Tumi, the 32-year-old accessories brand known for its first-class travel gear, is going girly.
The brand is approaching the women's market with four new handbag collections that hit stores next month. Under the direction of executive creative director David Chu, who founded Nautica in 1983, Tumi is looking to gain a strong foothold in the fashion accessories marketplace.
"Tumi has been the expert in its product category for some time," Chu said. "But there is room for Tumi in the prestige category and as a real player in the world of accessories. Fifty percent of our stores' traffic comes from women who are shopping for their husbands or boyfriends or families, so we wanted to update and freshen up on women's offerings."
Chu, who became creative director in January, knows a thing or two about luxury. After he sold Nautica to VF Corp. in 2003, he started designing his own men's suit label, Bespoke David Chu, where custom-made suits start at $3,000 retail.
The new women's handbag collections combine Tumi's appreciation for function — complete with outside zippers and inner compartments — with a style for everyday use.
"What a woman needs and likes is the feel, silhouette, texture, colors, details," Chu said. "Men like function. We wanted to bridge the two and combine them into a woman's bag without going crazy on the design."
The new bags feature a pebble leather collection of hobos, totes and shoppers that range from $595 to $695 at retail, as well as the Nantucket weekenders in khaki toil, coated cotton and metallic linen that sell from $295 to $450. The Chatham collection is the core handbag group available in an array of materials from nylon to cashmere, retailing from $375 to $450. True to Tumi form, there is also a ladies travel collection called Voyager, featured in black and brown nylon soft suitcases, backpacks, messenger bags and dob kits that sell from $75 to $525.
All the new pieces will be available exclusively at Tumi stores until spring 2008, when they will wholesale at select retailers such as Bloomingdale's, Saks Fifth Avenue and Neiman Marcus.
But Chu has more on the horizon for Tumi than leather hobos. The new ladies' collection is one step in the new direction for the accessories brand, which is undergoing renovations on its 70 stores in the U.S. and some 35 international doors."It's more than designing handbags," Chu said. "It's about repositioning a brand and figuring out what Tumi could be. Our goal is to give a new platform and new language that women will understand and mix it with travel."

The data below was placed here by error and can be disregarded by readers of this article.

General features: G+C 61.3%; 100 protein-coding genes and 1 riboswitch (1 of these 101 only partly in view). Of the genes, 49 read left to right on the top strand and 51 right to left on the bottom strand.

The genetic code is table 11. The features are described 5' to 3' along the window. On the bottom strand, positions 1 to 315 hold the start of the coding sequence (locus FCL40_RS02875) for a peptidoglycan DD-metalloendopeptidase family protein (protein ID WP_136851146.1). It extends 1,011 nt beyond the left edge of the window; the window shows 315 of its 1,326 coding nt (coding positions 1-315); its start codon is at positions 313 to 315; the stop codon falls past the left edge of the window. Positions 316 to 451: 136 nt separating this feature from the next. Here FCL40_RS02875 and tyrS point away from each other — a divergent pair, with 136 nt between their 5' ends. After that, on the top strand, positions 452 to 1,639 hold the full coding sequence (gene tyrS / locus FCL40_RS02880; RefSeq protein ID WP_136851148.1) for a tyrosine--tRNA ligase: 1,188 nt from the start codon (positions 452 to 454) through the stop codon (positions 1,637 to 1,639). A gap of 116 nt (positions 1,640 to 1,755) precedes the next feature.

The new stores — starting with the reopening of its Manhattan location on Madison Avenue at 53rd Street on July 1 — will feature limestone walls and brown enamel shelving and accents. Red chandeliers will hang from the ceilings to match the signature red Tumi logo.
"It's a more luxurious and international environment," said Chu, which is appropriate since Tumi's scheduled openings this summer include Amsterdam, Hong Kong and Hamburg. The firm plans to launch 10 to 15 more stores in the next three to five years.
In the next two months, Tumi also will roll out new pieces, including a ladies' wheelie bag, unisex trunk collection and, for the first time, women's scarves.
"I'd like to design more accessories related to travel, like maybe jewelry, and we will definitely be expanding our wallet and small leather goods collections, too," Chu said.
But for now, Chu wants to make sure he's got the right formula for Tumi's fashion debut. He credits having a fashionable wife and two teenage daughters as his window on the accessories psyche of women.
"Women like to have nice, beautiful bags," Chu said. "Men just need to know where their BlackBerry is. Women don't just want function, they want style — that's even more important to a woman. They'll figure out where to put everything."
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